My last “serious” relationship ended roughly two years and seven months ago, and I’ve been single ever since. In that amount of time, four of my cousins have gotten engaged, two of them have gotten married, and one of them has had a baby. I, on the other hand, moved into my own apartment, got my dream job, and carried on a six-month affair with a guy whom I’d never call my boyfriend, but who would order Ubers to my place on the Upper East Side of Manhattan at 11 p.m. so that I’d make the late-night trek to his apartment in Bed-Stuy, Brooklyn. But he wasn’t the only guy I’ve dated during this time. I’ve been with two new-to-NYC British men, the only hipster with an earring working at Morgan Stanley, a lawyer who picked me up on the subway, a dermatologist with whom I’d go out whenever he was in town from San Diego, and an actor from Texas who wound up living with me for a month, but who (again) was never my boyfriend. I am the embodiment of those women some articles warn against when they talk about the dating apocalypse. I’ve been on multiple apps and websites, and I go on plenty of dates. But I have yet to find what most people classify as love. This is a fact that has always been terrifying for me. I grew up in a house with two parents who are still crazy about each other. I was fed a steady diet of Disney movies and YA novels, and being a member of a very traditional Italian-American family meant there was a lot of emphasis on family — the one you were in and the one you’d eventually start on your own. All I’ve ever wanted was to fall in love. I measured my relationship progress against other women's — a habit that I’ve, regrettably, never seemed to kick. Even now, whenever a friend or family member finds themselves in a new relationship, I wonder why it hasn’t worked out for me yet. Lately, I’ve been trying to weigh the prospect of a life without love. If I’m being honest with myself, the idea of never finding that one person to settle down with is scary to me — like, Freddy Krueger scary. But whenever I try to share this fear with friends, I’m met with the same response: “You’re so young! It will happen when you stop looking! Nobody really winds up alone!” This is frustrating for many reasons, the least of which is that I am not someone who will ever stop thinking about it. I will freely admit the fact that I am more than a little bit of a control freak when it comes to my life. I wanted to be a writer, so I made myself a writer — with all the long nights and ass-busting that come along with it. I wanted to live in a studio by myself, so I make it happen — even if it means skipping out on brunch or a party so I can actually pay my rent.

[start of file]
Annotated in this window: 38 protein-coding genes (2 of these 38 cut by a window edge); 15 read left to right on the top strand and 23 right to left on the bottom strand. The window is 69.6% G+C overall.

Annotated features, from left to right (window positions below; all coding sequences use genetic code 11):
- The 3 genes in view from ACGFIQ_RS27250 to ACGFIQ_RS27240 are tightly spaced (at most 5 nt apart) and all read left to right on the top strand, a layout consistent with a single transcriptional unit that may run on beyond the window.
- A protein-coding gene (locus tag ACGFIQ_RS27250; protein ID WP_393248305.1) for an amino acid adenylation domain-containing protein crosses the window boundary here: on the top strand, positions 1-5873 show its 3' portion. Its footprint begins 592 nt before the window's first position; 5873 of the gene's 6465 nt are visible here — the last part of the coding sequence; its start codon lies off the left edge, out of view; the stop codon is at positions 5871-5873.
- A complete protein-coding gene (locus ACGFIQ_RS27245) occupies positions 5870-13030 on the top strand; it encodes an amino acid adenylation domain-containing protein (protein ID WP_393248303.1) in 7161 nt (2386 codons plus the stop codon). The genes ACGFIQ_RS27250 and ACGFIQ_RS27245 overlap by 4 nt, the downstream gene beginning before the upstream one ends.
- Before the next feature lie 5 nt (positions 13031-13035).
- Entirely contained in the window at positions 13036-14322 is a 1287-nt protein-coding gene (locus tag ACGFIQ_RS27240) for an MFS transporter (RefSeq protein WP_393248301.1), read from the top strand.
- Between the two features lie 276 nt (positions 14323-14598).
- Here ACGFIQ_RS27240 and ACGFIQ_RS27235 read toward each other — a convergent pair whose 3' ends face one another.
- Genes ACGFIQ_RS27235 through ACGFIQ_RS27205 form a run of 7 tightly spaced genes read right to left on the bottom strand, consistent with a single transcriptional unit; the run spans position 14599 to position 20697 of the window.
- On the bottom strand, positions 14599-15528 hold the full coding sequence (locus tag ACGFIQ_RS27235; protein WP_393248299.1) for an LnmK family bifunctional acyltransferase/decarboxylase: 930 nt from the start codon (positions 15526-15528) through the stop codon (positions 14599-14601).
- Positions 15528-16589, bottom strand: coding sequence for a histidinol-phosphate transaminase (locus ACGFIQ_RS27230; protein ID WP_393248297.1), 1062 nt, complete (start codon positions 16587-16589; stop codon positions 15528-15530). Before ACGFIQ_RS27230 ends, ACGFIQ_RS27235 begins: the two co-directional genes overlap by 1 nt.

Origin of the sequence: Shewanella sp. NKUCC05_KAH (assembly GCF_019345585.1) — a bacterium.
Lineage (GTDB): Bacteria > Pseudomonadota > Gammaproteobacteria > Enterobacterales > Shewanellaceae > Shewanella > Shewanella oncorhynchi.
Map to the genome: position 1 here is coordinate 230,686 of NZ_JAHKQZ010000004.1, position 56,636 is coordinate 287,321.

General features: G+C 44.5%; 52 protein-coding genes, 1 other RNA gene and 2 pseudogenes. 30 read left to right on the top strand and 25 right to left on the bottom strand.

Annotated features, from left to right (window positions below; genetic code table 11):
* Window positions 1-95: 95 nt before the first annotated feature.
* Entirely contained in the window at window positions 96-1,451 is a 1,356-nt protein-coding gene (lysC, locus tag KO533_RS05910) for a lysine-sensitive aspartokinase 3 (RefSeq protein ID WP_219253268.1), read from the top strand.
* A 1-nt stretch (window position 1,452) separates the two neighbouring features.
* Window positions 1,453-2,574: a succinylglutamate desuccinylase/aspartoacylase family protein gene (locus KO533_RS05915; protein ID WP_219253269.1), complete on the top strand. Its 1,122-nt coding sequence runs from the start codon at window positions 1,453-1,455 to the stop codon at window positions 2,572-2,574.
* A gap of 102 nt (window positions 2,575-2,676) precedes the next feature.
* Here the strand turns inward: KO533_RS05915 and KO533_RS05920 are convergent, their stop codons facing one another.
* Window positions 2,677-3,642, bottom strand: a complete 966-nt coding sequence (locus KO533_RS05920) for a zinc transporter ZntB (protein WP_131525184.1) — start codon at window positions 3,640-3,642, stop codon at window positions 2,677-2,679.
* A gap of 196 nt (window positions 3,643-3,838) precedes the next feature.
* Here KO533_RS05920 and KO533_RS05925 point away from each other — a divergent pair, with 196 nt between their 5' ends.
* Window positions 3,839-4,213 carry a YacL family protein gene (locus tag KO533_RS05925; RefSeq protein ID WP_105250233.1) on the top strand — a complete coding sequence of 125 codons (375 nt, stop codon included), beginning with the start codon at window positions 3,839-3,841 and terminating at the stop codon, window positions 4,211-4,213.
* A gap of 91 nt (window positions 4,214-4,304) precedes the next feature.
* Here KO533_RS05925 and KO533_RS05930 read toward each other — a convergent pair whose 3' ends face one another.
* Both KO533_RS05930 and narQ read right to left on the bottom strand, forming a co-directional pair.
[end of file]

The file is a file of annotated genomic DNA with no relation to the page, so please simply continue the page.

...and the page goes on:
This is one aspect of my life that I can’t control, no matter how much I try to.